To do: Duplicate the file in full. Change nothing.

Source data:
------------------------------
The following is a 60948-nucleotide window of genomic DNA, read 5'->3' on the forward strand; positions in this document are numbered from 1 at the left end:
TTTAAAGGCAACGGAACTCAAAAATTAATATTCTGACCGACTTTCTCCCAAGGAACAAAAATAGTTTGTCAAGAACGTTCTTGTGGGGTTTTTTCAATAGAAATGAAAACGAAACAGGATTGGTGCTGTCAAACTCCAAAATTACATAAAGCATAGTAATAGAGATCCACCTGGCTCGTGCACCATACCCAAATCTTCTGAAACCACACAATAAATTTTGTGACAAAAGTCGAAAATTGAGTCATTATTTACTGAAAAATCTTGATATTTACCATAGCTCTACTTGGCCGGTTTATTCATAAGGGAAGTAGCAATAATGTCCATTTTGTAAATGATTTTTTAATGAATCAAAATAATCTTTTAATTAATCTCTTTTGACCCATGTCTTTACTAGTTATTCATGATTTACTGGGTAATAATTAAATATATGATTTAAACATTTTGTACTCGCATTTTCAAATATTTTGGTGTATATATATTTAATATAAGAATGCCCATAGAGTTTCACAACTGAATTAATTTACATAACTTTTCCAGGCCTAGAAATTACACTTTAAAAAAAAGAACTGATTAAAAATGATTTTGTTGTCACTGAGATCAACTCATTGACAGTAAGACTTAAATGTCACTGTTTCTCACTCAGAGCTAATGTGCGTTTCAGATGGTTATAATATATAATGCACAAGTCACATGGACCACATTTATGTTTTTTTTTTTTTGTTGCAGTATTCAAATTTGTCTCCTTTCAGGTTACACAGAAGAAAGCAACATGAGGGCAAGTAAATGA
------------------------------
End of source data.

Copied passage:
The following is a 60948-nucleotide window of genomic DNA, read 5'->3' on the forward strand; positions in this document are numbered from 1 at the left end:
TTTAAAGGCAACGGAACTCAAAAATTAATATTCTGACCGACTTTCTCCCAAGGAACAAAAATAGTTTGTCAAGAACGTTCTTGTGGGGTTTTTTCAATAGAAATGAAAACGAAACAGGATTGGTGCTGTCAAACTCCAAAATTACATAAAGCATAGTAATAGAGATCCACCTGGCTCGTGCACCATACCCAAATCTTCTGAAACCACACAATAAATTTTGTGACAAAAGTCGAAAATTGAGTCATTATTTACTGAAAAATCTTGATATTTACCATAGCTCTACTTGGCCGGTTTATTCATAAGGGAAGTAGCAATAATGTCCATTTTGTAAATGATTTTTTAATGAATCAAAATAATCTTTTAATTAATCTCTTTTGACCCATGTCTTTACTAGTTATTCATGATTTACTGGGTAATAATTAAATATATGATTTAAACATTTTGTACTCGCATTTTCAAATATTTTGGTGTATATATATTTAATATAAGAATGCCCATAGAGTTTCACAACTGAATTAATTTACATAACTTTTCCAGGCCTAGAAATTACACTTTAAAAAAAAGAACTGATTAAAAATGATTTTGTTGTCACTGAGATCAACTCATTGACAGTAAGACTTAAATGTCACTGTTTCTCACTCAGAGCTAATGTGCGTTTCAGATGGTTATAATATATAATGCACAAGTCACATGGACCACATTTATGTTTTTTTTTTTTTGTTGCAGTATTCAAATTTGTCTCCTTTCAGGTTACACAGAAGAAAGCAACATGAGGGCAAGTAAATGA